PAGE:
A vendor that supplies meals to schools apologized for an “accidental insensitivity” Black History Month menu, echoing similar apologies it has made for more than a decade amid backlash for racially insensitive menus.
Students at Nyack Middle School in New York were served chicken and waffles with an option of watermelon for dessert on the first day of Black History Month last week, according to television station WABC. Both the school’s administration and the food vendor, Aramark, have apologized after students and parents pointed out the racial stereotypes the menu reinforces.
Aramark, the seller, said in a statement to NBC News on Sunday that the situation “should never have happened” and apologized for what it called an “unforgivable mistake.”
“We have apologized for our mistake, are working to establish how it happened and make sure it never happens again,” the statement said. “Our team at that school should have been more thoughtful in their service.”
Nyack Middle School Principal David Johnson did not immediately return a request for comment to NBC News on Sunday. He stated in a letter to parents that the school was unaware of the menu, WABC reported.
“The supplier has agreed to plan future menu offerings that align with our values and our longstanding commitment to diversity and inclusion,” the letter said. “We are extremely disappointed by this regrettable situation and apologize to the entire Nyack community for the cultural insensitivity of our food service provider.”
Aramark was behind similar holiday menus commemorating black people that have sparked controversy at two other universities in recent years. In 2011, Aramark served chicken and waffles on Martin Luther King Day at the University of California, Irvine.
It said at the time according to the Los Angeles Timesthat the company would provide cultural sensitivity training for all managers and chefs.
New York University students demanded that the school cut ties with Aramark after it served an insensitive menu for Black History Month in 2018 that included cornbread, kale, Kool-Aid and watermelon-flavored water. according to the New York Times.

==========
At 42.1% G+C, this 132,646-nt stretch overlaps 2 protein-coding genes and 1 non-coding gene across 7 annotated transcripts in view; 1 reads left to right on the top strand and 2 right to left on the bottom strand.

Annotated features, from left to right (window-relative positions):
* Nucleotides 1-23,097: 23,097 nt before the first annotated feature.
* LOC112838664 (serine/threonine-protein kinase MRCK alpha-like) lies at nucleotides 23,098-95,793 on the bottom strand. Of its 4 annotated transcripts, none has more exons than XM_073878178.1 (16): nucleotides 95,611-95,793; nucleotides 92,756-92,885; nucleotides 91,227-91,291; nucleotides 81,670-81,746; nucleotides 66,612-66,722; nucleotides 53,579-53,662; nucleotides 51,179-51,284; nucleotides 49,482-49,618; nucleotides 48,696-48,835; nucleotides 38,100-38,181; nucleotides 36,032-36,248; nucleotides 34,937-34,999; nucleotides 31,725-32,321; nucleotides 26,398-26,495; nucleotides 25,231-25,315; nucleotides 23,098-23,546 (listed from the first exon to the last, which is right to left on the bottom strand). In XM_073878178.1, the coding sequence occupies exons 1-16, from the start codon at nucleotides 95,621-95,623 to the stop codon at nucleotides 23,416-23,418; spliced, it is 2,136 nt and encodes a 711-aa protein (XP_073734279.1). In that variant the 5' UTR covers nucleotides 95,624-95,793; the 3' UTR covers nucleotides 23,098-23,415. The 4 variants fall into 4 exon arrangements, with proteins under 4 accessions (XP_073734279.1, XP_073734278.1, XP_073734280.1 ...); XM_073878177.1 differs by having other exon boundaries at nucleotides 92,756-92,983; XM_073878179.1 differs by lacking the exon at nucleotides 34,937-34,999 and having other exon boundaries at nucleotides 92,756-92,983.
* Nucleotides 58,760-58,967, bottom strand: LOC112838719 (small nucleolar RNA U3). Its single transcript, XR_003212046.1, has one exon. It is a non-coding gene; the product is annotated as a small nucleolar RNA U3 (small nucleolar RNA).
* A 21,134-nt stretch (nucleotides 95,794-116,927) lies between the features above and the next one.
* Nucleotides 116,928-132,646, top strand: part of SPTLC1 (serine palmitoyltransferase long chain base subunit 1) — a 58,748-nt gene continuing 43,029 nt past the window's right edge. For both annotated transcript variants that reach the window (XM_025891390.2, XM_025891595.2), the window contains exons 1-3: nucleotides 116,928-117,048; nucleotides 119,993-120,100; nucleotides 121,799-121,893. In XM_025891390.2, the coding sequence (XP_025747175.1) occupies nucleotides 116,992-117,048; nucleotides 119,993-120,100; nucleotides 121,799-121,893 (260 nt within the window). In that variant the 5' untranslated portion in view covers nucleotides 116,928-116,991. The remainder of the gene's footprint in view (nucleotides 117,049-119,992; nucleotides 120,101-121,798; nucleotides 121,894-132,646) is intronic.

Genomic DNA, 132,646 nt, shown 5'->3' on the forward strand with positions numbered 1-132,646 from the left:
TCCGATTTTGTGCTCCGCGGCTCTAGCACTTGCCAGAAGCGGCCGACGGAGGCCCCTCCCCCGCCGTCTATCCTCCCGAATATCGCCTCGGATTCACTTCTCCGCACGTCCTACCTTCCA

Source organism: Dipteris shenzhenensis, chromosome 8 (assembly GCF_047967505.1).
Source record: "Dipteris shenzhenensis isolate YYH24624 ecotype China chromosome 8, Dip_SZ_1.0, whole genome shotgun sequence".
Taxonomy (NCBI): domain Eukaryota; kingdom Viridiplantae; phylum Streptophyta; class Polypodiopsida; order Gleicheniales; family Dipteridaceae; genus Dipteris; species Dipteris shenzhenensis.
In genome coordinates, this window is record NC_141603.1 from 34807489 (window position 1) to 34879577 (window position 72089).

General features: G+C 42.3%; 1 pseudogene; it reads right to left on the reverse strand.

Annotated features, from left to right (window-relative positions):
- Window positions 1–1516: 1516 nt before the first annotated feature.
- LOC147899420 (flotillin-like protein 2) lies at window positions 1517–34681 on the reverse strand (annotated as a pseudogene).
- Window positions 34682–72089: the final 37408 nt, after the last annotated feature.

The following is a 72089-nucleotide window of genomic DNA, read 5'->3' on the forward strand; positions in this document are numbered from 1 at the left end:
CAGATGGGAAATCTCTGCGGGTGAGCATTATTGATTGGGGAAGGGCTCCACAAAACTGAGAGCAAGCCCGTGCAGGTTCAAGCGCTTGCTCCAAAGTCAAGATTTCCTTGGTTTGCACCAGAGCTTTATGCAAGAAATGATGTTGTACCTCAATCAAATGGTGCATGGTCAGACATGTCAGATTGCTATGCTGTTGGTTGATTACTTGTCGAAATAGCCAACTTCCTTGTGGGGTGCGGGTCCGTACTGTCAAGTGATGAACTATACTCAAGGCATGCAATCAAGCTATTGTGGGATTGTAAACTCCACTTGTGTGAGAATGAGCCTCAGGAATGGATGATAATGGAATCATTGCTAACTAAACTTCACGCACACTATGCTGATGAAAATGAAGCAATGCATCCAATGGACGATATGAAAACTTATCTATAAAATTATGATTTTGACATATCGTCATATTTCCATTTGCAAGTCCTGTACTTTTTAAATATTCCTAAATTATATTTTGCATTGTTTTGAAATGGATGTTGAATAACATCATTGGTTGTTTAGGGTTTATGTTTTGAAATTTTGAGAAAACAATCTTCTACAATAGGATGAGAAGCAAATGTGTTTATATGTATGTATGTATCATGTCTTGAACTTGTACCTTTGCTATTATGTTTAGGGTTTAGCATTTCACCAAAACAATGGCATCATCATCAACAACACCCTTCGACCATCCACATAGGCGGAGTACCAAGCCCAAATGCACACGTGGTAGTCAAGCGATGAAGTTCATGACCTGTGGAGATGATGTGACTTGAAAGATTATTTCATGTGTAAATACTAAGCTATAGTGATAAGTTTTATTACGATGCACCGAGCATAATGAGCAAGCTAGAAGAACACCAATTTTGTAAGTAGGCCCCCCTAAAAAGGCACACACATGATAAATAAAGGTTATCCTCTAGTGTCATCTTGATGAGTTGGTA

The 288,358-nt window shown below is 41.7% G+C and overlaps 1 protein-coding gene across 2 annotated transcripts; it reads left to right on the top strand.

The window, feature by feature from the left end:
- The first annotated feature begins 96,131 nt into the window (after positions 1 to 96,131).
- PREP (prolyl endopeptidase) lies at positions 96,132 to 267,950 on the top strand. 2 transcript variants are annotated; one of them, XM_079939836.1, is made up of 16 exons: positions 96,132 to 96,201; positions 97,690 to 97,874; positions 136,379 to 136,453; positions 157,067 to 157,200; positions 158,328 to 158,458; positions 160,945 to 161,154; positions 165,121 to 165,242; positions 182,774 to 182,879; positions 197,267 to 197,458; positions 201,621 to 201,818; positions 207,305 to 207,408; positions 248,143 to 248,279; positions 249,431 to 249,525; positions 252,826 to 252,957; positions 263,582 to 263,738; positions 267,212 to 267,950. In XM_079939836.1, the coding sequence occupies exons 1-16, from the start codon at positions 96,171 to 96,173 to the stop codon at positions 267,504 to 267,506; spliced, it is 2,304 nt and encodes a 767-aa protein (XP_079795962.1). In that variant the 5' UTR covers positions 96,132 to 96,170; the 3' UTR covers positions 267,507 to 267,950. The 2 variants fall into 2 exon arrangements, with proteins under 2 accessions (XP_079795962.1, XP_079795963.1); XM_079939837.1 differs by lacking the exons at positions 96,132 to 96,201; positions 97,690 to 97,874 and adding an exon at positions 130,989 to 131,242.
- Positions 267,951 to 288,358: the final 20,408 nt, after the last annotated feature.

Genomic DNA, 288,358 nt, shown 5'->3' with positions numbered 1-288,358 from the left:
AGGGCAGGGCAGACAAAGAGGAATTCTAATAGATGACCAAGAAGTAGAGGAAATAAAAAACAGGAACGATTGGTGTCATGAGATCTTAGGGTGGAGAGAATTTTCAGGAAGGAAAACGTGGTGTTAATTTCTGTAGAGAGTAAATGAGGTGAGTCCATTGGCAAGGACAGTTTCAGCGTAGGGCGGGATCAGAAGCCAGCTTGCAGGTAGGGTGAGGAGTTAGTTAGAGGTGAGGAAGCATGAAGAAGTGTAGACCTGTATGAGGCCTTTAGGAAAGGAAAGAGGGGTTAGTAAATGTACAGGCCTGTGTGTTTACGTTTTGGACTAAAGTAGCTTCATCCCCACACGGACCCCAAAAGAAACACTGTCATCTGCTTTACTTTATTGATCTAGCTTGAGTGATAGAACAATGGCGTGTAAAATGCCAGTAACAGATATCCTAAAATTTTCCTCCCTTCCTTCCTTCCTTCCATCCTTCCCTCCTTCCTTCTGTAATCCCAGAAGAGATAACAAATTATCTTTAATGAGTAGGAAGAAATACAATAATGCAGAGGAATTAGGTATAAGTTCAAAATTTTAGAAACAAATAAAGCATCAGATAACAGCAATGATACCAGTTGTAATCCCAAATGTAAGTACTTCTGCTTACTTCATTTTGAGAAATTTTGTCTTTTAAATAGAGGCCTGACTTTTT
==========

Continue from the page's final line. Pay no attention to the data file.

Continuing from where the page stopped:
Aramark said in that case that two employees independently planned the menu and were fired.
An editorial published in the school newspaper, Washington Square Newscalled the “racial stereotyping” by Aramark on college campuses “unacceptable”.
“While Aramark has made wide public apologies, it must be judged by its actions,” the editorial said. “Serving racially stereotyped food during Black History Month is another clear indication that Aramark’s values as a company are misaligned.”
NYU is trying to cut ties with Aramark in 2019 and has been looking for several suppliers, according to the Washington Square Newsafter students protested the practices and quality of the company to the administration. The university’s dining services now partner with Chartwells, her website state.
Associating certain foods with black culture historically derives from how they were once used in popular media to portray black people in America as poor and uneducated after the abolition of slavery.
In the 1915 silent film “The Birth of a Nation,” fried chicken was used as part of derogatory portrayals of black people. Black-faced white actors were seen eating fried chicken and throwing bones around Congress buildings.
For example, watermelon has been associated with poverty for centuries. The Atlantic reported in 2014 that as early as 1801 a British officer stationed in Egypt called it a “poor Arabian feast.”
But the stereotype became more widespread in the U.S. after emancipation, when caricatures of freed slaves attempted to portray black people as ignorant and mindless, according to the Jim Crow Museum at Michigan’s Ferris State University.